# A polynomial-time algorithm to solve the large scale of airplane refueling problem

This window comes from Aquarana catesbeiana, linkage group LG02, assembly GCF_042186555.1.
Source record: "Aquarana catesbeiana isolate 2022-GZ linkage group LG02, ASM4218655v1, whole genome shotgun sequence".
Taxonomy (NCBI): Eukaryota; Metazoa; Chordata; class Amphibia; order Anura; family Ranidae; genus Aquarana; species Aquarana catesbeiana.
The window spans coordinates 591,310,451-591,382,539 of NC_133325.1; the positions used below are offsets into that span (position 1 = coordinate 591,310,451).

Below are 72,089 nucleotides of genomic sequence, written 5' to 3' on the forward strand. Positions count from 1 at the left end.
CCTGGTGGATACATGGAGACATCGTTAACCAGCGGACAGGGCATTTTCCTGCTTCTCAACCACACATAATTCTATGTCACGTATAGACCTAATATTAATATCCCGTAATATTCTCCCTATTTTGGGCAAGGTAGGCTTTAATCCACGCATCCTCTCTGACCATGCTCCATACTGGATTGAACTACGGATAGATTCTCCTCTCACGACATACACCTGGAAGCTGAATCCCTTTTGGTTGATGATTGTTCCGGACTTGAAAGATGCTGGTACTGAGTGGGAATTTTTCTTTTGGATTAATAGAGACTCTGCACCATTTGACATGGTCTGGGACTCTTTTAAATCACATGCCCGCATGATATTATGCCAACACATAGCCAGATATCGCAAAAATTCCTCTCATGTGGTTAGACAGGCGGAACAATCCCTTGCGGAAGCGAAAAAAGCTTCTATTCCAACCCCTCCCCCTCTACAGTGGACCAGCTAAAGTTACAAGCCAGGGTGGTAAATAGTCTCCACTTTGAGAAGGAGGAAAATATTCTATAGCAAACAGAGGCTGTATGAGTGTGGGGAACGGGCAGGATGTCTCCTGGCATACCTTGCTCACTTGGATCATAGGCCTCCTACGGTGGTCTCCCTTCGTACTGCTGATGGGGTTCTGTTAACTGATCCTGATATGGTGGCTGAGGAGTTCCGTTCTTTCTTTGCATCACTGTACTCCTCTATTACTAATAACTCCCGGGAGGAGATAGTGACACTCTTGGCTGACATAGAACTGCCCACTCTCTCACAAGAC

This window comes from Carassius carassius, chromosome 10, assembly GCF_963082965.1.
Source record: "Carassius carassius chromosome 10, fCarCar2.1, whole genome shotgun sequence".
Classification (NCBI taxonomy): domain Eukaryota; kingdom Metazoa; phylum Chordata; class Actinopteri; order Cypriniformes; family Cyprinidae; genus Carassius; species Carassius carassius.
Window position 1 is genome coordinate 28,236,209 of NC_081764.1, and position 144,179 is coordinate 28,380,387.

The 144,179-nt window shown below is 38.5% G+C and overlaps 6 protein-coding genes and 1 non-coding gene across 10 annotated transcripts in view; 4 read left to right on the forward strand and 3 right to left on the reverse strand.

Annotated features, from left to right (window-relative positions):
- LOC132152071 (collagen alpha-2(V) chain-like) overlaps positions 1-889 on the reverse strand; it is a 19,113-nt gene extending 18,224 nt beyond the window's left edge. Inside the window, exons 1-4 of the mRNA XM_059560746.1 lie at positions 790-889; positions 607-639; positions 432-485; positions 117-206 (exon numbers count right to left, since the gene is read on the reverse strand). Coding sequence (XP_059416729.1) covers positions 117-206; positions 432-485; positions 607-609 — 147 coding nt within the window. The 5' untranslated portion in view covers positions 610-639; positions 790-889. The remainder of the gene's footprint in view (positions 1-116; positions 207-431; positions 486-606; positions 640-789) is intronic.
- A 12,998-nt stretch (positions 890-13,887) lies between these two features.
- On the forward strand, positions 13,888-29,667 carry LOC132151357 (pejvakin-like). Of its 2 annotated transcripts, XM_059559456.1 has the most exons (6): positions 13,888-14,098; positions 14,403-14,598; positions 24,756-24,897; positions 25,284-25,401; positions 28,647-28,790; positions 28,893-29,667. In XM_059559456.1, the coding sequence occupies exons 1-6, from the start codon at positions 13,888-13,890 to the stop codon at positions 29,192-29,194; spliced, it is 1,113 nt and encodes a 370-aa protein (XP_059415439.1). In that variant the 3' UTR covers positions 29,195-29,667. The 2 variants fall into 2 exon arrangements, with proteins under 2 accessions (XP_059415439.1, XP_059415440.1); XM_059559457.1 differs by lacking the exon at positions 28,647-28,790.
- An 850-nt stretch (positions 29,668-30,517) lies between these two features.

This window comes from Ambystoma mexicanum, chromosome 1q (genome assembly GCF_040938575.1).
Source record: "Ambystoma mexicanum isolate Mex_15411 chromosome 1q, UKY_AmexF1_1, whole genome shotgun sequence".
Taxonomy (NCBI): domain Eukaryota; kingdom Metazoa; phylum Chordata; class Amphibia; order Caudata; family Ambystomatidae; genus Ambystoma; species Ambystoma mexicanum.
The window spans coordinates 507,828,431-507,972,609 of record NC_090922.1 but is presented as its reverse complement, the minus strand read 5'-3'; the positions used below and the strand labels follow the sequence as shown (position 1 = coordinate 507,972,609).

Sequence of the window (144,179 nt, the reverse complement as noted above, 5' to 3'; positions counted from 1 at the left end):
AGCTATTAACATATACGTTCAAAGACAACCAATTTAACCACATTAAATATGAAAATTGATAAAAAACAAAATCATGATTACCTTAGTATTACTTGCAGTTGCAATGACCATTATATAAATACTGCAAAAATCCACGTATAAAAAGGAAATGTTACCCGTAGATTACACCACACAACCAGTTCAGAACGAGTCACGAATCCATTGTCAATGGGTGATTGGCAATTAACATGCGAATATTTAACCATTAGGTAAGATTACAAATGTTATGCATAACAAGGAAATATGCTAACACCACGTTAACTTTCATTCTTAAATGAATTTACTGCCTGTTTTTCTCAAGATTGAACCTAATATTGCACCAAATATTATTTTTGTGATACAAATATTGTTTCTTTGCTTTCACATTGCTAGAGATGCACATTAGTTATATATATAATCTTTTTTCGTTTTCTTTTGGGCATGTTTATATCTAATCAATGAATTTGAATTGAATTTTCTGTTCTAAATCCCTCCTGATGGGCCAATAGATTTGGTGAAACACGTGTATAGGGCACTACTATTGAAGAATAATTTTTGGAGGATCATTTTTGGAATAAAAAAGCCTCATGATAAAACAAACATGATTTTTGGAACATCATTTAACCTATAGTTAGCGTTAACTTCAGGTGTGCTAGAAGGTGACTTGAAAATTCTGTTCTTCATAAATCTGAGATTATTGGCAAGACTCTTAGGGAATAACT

Airplane refueling problem (ARP) is a scheduling problem with an objective function of fractional form. Given a fleet of n airplanes with mid-air refueling technique, each airplane has a specific fuel capacity and fuel consumption rate. The fleet starts to fly together to a same target and during the trip each airplane could instantaneously refuel to other airplanes and then be dropped out. The question is how to find the best refueling policy to make the last remaining airplane travels the farthest. We give a definition of the sequential feasible solution and construct a sequential search algorithm, whose computational complexity depends on the number of sequential feasible solutions referred to Q_n. By utilizing combination and recurrence ideas, we prove that the the upper bound of Q_n is 2^n-2. Then we focus on the worst-case and investigate the complexity of the sequential search algorithm from a dynamic perspective. Given a worst-case instance under some assumptions, we prove that there must exist an index m such that when n is greater than 2m, Q_n turns out to be upper bounded by m^2/nC_n^m. Here the index m is a constant and could be regarded as an "inflection point": with the increasing scale of input n, Q_n turns out to be a polynomial function of n. Hence, the sequential search algorithm turns out to run in polynomial time of n. Moreover, we build an efficient computability scheme by which we shall predict the complexity of Q_n to choose a proper algorithm considering the available running time for decision makers or users.

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